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A moment of grace

Deacon Stephan Alexander addresses the congregation with Deacons Kwesi Alleyne (from left), Mikkel Trestrail and Kenwyn Sylvester at their ordination Mass on February 23. Photo: Elmo Griffith

By Leela Ramdeen, Chair, CCSJ, & Director, CREDI

IT was with great joy that many of us gathered at the Church of St Philip and St James, Chaguanas, on Saturday, February 23 to celebrate the ordination to the Order of the Diaconate of Stephan Alexander, Kwesi Alleyne, Kenwyn Sylvester and Mikkel Trestrail—conferred upon them by Archbishop Jason Gordon. What a moment of grace!

I sat next to Lynette Frederick who whispered to me: “Yuh come home? I know where your family used to live in Chaguanas.” And Denise Singh, who was sitting in front of me, turned around to remind me that she, her brother, Dennis Singh, and I attended Sunday School together in that parish.

To my left was a 6th former from my alma mater, Holy Faith Convent, Couva, who reminded me that I had spoken to 6th formers there last year. I was truly among FAMALAAAY!

As Catholics, as followers of Christ through our baptism, we are all called to be holy. In Matthew 5:48, Jesus tells us: “You must…be perfect just as your heavenly Father is perfect.”

Prof William E May reminds us as well as “the universal call to holiness: The vocation common to all Christians…Christians are called to more specific vocations. These include the states of life to which individual Christians are summoned…

“Pope John Paul II emphasized, in…Redemptor hominis, that, for the whole community of the People of God and for each member of it what is in question is not just a specific ‘social membership’; rather, for each and every one what is essential is a particular vocation…one of our important tasks in answering God’s call to holiness is to discern our personal vocation and fulfill it.”

Stephan from Gasparillo, is a lawyer; Kwesi from Chaguanas, is an engineer; Kenwyn from Pointe-à-Pierre, is an accountant; Mikkel, from Petit Valley, is co-founder and Vice-Moderator of Companions of the Transfigured Christ Community, former Parish Link Co-ordinator with CCSJ and regular panellist on CCSJ’s monthly Ask Why TV programme on TCN.

Through their discernment process, they have responded to God’s call regarding their special vocation. The Meditation Hymn, sung during Mass and written by Stephan, says it all. Here is an extract: “Lord, I hear Your voice/Calling out to me/You reach out to me in love/Beckoning me forth/The sweet tone of Your voice/Echoes within me/You speak my name in love/Like none has done before/I long to do Your will…”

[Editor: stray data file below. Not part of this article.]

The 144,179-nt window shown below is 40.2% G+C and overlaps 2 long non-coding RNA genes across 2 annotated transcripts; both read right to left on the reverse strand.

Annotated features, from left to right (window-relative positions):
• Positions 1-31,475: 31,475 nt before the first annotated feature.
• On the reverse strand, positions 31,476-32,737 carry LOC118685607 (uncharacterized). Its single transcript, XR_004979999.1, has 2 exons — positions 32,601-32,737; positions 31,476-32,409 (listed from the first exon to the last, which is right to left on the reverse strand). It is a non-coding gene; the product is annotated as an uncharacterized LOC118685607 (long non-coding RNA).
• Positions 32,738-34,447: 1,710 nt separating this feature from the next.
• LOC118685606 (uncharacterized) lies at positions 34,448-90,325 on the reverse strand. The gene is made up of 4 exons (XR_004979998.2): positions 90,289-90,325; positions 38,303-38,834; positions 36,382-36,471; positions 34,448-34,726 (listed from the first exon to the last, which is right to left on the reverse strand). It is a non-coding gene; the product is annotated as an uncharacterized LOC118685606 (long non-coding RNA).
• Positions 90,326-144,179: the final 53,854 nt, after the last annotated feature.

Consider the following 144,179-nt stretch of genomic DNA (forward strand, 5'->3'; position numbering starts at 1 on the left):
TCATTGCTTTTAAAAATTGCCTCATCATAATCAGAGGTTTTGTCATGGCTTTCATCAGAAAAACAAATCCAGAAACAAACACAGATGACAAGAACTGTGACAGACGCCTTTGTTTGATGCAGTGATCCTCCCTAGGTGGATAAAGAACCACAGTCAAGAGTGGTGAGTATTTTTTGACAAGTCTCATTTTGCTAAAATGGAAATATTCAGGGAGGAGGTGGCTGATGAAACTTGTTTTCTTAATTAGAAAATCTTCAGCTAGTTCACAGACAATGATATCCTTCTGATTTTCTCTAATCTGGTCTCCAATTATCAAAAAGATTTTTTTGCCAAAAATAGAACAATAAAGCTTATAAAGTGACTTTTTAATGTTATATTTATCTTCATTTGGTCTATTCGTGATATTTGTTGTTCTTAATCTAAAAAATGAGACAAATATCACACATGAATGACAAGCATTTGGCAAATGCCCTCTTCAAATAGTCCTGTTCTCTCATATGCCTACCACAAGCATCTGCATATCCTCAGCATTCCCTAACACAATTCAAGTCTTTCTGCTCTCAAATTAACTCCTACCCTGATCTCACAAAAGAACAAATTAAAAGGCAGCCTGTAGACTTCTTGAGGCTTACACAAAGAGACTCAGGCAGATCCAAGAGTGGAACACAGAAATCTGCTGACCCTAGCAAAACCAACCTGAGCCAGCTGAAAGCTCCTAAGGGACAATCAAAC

Archbishop Jason’s homily was powerful. It was important that he mentioned that our Church is “bleeding”. He said: “Vocation is to be called from and called to where the Church is bleeding, on every side—the result of our own folly.”

I thought of the four-day Summit (February 21–24) Pope Francis called to address the scandal of clergy sexual abuse. Pope Francis said at the final Mass last Sunday that abuse should never be covered up or tolerated. “We are dealing with abominable crimes that must be erased from the face of the earth.”

According to reports, Pope Francis said the Church will “spare no effort to do all that is necessary to bring to justice” anyone who has committed the “crimes of abuse”.

Let’s work and pray that God will rid our clergy of those who dishonour Him, our Creator and those He created by violating their human dignity in such unspeakable terms, and those who cover up or deny such violations.

In the midst of this scandal, the ordination of the four deacons, on their way to priesthood, is a sign of hope in God’s merciful love. Let’s build a vocation culture in our Archdiocese, in which, through our constant prayers and our love for the Eucharist, we will discern our “calling” in life.

Whatever our vocation, remember that we are all disciples of Christ, called to build His Kingdom here on earth. Each of us has a vocation to become what we already are; to live in a manner worthy of our vocation (St Paul); and to use our particular charisms to contribute to the sanctification of the world. Let us strive to do so joyfully.

We affirm our Archbishop, priests, deacons, sisters, brothers, and monks in their ministry and thank them for their faithful service in the Lord’s vineyard. We ask Mary’s intercession that God will continue to fill them with grace to serve with courage, love, and unwavering dedication to their ministry.

May others be inspired by their example and respond to God’s call to serve in our Church and in society.